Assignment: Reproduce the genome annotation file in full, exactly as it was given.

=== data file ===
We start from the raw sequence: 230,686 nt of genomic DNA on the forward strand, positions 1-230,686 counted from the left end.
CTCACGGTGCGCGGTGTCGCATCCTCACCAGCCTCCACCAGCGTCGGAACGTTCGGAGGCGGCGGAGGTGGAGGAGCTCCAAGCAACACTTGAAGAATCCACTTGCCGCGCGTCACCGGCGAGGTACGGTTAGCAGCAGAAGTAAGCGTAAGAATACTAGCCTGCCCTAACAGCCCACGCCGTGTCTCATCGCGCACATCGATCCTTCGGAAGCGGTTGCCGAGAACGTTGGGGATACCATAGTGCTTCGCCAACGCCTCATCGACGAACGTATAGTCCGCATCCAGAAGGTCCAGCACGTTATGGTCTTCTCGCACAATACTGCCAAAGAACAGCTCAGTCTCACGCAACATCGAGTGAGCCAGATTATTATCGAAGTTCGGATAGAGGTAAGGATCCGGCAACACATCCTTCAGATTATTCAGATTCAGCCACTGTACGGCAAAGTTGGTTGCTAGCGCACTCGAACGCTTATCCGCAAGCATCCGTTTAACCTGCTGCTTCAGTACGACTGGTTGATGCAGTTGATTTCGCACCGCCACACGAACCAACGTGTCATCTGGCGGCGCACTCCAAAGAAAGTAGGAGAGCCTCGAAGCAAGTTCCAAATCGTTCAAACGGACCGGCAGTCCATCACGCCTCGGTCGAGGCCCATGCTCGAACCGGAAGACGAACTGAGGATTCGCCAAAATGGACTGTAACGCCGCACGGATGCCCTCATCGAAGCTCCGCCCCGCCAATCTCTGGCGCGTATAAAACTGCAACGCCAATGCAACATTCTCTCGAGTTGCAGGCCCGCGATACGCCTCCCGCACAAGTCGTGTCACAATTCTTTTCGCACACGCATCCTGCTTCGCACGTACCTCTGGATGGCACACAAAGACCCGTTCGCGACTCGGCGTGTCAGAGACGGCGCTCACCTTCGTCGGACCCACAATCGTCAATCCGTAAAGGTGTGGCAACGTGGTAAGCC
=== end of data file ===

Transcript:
We start from the raw sequence: 230,686 nt of genomic DNA on the forward strand, positions 1-230,686 counted from the left end.
CTCACGGTGCGCGGTGTCGCATCCTCACCAGCCTCCACCAGCGTCGGAACGTTCGGAGGCGGCGGAGGTGGAGGAGCTCCAAGCAACACTTGAAGAATCCACTTGCCGCGCGTCACCGGCGAGGTACGGTTAGCAGCAGAAGTAAGCGTAAGAATACTAGCCTGCCCTAACAGCCCACGCCGTGTCTCATCGCGCACATCGATCCTTCGGAAGCGGTTGCCGAGAACGTTGGGGATACCATAGTGCTTCGCCAACGCCTCATCGACGAACGTATAGTCCGCATCCAGAAGGTCCAGCACGTTATGGTCTTCTCGCACAATACTGCCAAAGAACAGCTCAGTCTCACGCAACATCGAGTGAGCCAGATTATTATCGAAGTTCGGATAGAGGTAAGGATCCGGCAACACATCCTTCAGATTATTCAGATTCAGCCACTGTACGGCAAAGTTGGTTGCTAGCGCACTCGAACGCTTATCCGCAAGCATCCGTTTAACCTGCTGCTTCAGTACGACTGGTTGATGCAGTTGATTTCGCACCGCCACACGAACCAACGTGTCATCTGGCGGCGCACTCCAAAGAAAGTAGGAGAGCCTCGAAGCAAGTTCCAAATCGTTCAAACGGACCGGCAGTCCATCACGCCTCGGTCGAGGCCCATGCTCGAACCGGAAGACGAACTGAGGATTCGCCAAAATGGACTGTAACGCCGCACGGATGCCCTCATCGAAGCTCCGCCCCGCCAATCTCTGGCGCGTATAAAACTGCAACGCCAATGCAACATTCTCTCGAGTTGCAGGCCCGCGATACGCCTCCCGCACAAGTCGTGTCACAATTCTTTTCGCACACGCATCCTGCTTCGCACGTACCTCTGGATGGCACACAAAGACCCGTTCGCGACTCGGCGTGTCAGAGACGGCGCTCACCTTCGTCGGACCCACAATCGTCAATCCGTAAAGGTGTGGCAACGTGGTAAGCC